Duel in the Sun: Tom Watson and Jack Nicklaus in the Battle of Turnberry

Duel in the Sun: Tom Watson and Jack Nicklaus in the Battle of Turnberry

Duel in the Sun: Tom Watson and Jack Nicklaus in the Battle of Turnberry

Duel in the Sun: Tom Watson and Jack Nicklaus in the Battle of Turnberry

Synopsis

The British Open, or the Open Championship as it's known outside the United States, is believed to be the most challenging tournament in professional golf. There was no greater Open than in 1977 at Turnberry on Scotland's southwest coast, when Tom Watson and Jack Nicklaus battled over the last thirty-six holes with Watson winning with a closing birdie. Drawing on interviews with participants, caddies, journalists, and spectators, Michael Corcoran brings the drama of this historic Open Championship to vivid life. Along with a revealing retelling of the '77 Open, Corcoran delivers an evocative historical overview of the Open and the tradition it represents.

Excerpt

Golf at the highest level of the professional game is a contest spread out over four eighteen-hole rounds, one round per day on four successive days. the winner is the player who records the fewest total strokes for the four rounds. This type of competition is known as stroke play, and it is one of the two basic competitive formats in golf. the other widely used format is match play, and it is the preferred form of competition among amateur enthusiasts of the game because it disregards the total number of strokes taken during a round and instead pits a player against his opponent on a hole-by-hole basis. There is nothing subtle about match play: While the stroke play event unfolds slowly and encourages conservative tactics, match play is a fistfight from the moment the first shot is struck. There is resolution on each hole of match play, and as such it appeals to the basic human desire to prove superiority over others. in short, a golfer engaged in match play feels as though he is fighting for survival on every shot.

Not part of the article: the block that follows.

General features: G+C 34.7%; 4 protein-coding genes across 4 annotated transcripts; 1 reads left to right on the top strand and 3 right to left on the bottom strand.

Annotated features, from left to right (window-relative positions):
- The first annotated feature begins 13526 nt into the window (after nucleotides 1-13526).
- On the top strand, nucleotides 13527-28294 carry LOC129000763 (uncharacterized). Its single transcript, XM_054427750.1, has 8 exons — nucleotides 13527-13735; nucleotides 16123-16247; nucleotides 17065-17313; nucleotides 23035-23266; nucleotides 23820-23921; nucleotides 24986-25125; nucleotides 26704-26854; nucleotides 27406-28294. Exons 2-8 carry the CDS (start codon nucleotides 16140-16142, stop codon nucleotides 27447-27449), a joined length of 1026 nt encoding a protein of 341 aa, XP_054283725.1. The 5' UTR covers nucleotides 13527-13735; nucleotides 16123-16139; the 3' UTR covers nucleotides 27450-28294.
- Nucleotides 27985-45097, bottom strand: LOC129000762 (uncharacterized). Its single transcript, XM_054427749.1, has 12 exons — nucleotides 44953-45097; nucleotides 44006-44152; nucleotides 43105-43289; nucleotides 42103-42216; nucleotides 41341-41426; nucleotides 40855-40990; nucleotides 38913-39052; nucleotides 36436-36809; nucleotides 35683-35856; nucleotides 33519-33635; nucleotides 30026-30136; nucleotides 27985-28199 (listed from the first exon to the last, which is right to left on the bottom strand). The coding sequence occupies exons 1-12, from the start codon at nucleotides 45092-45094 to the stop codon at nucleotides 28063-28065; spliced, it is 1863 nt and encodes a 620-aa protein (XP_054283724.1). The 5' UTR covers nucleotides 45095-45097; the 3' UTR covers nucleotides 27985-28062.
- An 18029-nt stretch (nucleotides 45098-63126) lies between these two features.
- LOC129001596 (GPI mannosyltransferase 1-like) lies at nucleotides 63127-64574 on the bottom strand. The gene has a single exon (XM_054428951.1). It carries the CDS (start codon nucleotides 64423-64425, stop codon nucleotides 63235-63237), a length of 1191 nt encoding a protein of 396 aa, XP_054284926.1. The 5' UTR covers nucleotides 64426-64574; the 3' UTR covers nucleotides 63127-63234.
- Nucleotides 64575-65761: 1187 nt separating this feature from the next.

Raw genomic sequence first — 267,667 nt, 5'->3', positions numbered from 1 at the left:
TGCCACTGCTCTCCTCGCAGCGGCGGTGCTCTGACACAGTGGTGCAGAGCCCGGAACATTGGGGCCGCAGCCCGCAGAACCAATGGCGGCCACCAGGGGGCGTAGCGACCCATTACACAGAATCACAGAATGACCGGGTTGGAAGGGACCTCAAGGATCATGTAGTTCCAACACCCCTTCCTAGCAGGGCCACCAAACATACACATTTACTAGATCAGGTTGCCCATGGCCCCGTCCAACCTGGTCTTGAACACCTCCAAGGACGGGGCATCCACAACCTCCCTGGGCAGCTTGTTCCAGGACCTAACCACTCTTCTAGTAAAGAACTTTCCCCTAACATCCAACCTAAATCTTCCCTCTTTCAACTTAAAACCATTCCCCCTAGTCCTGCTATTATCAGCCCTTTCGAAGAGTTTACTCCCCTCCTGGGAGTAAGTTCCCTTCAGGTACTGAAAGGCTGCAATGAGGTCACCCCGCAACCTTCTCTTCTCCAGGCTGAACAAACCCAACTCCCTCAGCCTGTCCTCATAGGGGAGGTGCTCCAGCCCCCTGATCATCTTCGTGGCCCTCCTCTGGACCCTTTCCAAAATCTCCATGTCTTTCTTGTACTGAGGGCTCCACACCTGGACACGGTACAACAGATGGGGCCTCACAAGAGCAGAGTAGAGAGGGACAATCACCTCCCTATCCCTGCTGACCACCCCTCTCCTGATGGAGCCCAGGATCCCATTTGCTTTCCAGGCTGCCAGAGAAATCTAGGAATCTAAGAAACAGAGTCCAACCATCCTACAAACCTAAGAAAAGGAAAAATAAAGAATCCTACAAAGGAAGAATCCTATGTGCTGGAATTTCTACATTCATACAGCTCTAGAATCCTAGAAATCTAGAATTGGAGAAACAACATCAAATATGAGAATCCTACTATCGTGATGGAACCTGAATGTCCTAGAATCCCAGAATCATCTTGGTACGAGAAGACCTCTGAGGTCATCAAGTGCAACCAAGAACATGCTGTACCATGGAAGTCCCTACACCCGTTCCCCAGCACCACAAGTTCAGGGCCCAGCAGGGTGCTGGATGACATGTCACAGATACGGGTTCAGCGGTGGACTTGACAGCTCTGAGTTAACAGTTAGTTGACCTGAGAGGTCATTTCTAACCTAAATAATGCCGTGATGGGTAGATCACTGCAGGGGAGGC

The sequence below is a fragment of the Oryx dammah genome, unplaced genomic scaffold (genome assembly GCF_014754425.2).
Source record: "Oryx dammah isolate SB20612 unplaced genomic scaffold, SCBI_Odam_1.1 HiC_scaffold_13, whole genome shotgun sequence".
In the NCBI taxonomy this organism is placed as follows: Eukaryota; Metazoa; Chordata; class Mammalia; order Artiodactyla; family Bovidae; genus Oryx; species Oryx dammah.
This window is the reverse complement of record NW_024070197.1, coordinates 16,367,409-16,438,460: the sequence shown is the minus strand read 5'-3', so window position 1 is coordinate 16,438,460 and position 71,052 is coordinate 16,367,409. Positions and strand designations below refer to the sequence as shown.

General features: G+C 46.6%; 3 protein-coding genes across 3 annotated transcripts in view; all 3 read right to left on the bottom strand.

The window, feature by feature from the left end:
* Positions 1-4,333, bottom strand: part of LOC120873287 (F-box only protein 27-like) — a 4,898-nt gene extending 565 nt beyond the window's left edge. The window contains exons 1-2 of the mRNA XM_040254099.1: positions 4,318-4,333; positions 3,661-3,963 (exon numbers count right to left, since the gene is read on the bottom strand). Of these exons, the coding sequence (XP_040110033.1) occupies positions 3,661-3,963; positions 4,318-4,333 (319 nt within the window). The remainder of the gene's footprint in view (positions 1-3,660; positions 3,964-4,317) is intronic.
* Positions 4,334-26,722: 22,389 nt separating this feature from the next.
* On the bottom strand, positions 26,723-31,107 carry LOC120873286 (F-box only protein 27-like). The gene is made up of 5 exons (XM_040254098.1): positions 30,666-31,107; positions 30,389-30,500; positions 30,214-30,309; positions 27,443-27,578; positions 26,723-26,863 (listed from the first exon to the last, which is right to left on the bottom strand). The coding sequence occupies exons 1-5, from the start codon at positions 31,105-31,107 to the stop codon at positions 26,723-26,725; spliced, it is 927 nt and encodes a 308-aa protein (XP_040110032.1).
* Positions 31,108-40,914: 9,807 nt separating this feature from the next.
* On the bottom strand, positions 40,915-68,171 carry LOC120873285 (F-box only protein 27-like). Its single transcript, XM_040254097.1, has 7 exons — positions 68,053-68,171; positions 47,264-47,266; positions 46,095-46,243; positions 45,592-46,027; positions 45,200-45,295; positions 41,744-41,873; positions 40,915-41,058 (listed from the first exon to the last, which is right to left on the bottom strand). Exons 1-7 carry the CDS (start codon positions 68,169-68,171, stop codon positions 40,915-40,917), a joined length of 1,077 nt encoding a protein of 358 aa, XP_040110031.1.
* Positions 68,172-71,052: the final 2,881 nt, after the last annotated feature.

As professional golf evolved from the mid-1800s and throughout the twentieth century, players and bureaucrats concurred that the best way to determine the world’s champion golfers was stroke play. For the competitors, tournament organizers, and starting in the early 1960s, television networks, this made sense. in regard to the manner in which it challenges competitors, stroke play is more difficult. It means that every single stroke over four days is significant. a single bad hole out of the seventy-two can wreck a player’s chances.

The player who wins a professional stroke-play event is unquestionably a superb golfer, but more often than not he secures victory in a manner that lacks a true sense of struggle against anyone other than himself. There is no guarantee that he will be playing in the same group and battling his nearest competitor(s) as the tournament reaches its climax. in fact, golf fans very seldom get to witness two gigantic talents playing side-by-side in a tourna-

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